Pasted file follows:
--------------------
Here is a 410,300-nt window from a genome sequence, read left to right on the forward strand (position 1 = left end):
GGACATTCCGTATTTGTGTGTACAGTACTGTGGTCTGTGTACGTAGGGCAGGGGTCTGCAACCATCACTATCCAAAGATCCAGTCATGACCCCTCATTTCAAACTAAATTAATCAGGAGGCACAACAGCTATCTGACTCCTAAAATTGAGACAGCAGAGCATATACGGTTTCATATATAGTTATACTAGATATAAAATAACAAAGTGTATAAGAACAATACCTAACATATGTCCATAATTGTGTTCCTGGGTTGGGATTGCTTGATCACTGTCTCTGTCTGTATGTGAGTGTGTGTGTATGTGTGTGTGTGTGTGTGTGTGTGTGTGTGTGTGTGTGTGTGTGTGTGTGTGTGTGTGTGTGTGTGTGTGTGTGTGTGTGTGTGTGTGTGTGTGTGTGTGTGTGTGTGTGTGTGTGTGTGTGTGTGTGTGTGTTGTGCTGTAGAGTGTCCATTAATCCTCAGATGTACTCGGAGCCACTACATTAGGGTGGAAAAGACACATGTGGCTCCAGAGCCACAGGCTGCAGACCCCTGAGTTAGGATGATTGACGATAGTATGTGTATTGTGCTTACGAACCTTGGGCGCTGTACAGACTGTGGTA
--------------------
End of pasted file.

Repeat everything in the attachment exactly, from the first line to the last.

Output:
Here is a 410,300-nt window from a genome sequence, read left to right on the forward strand (position 1 = left end):
GGACATTCCGTATTTGTGTGTACAGTACTGTGGTCTGTGTACGTAGGGCAGGGGTCTGCAACCATCACTATCCAAAGATCCAGTCATGACCCCTCATTTCAAACTAAATTAATCAGGAGGCACAACAGCTATCTGACTCCTAAAATTGAGACAGCAGAGCATATACGGTTTCATATATAGTTATACTAGATATAAAATAACAAAGTGTATAAGAACAATACCTAACATATGTCCATAATTGTGTTCCTGGGTTGGGATTGCTTGATCACTGTCTCTGTCTGTATGTGAGTGTGTGTGTATGTGTGTGTGTGTGTGTGTGTGTGTGTGTGTGTGTGTGTGTGTGTGTGTGTGTGTGTGTGTGTGTGTGTGTGTGTGTGTGTGTGTGTGTGTGTGTGTGTGTGTGTGTGTGTGTGTGTGTGTGTGTGTGTGTGTTGTGCTGTAGAGTGTCCATTAATCCTCAGATGTACTCGGAGCCACTACATTAGGGTGGAAAAGACACATGTGGCTCCAGAGCCACAGGCTGCAGACCCCTGAGTTAGGATGATTGACGATAGTATGTGTATTGTGCTTACGAACCTTGGGCGCTGTACAGACTGTGGTA